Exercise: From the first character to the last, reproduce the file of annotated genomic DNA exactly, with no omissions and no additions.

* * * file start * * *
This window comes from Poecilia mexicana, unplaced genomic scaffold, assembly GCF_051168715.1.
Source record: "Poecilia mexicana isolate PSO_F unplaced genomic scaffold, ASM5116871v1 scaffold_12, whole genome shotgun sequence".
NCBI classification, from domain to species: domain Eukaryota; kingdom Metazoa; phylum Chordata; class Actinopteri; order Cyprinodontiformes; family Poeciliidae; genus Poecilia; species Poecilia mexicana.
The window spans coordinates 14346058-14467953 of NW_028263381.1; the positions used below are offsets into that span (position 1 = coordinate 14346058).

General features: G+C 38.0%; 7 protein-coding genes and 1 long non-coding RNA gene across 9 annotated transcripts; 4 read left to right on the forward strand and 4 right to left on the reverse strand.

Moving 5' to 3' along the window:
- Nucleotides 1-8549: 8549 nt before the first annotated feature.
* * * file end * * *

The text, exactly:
This window comes from Poecilia mexicana, unplaced genomic scaffold, assembly GCF_051168715.1.
Source record: "Poecilia mexicana isolate PSO_F unplaced genomic scaffold, ASM5116871v1 scaffold_12, whole genome shotgun sequence".
NCBI classification, from domain to species: domain Eukaryota; kingdom Metazoa; phylum Chordata; class Actinopteri; order Cyprinodontiformes; family Poeciliidae; genus Poecilia; species Poecilia mexicana.
The window spans coordinates 14346058-14467953 of NW_028263381.1; the positions used below are offsets into that span (position 1 = coordinate 14346058).

General features: G+C 38.0%; 7 protein-coding genes and 1 long non-coding RNA gene across 9 annotated transcripts; 4 read left to right on the forward strand and 4 right to left on the reverse strand.

Moving 5' to 3' along the window:
- Nucleotides 1-8549: 8549 nt before the first annotated feature.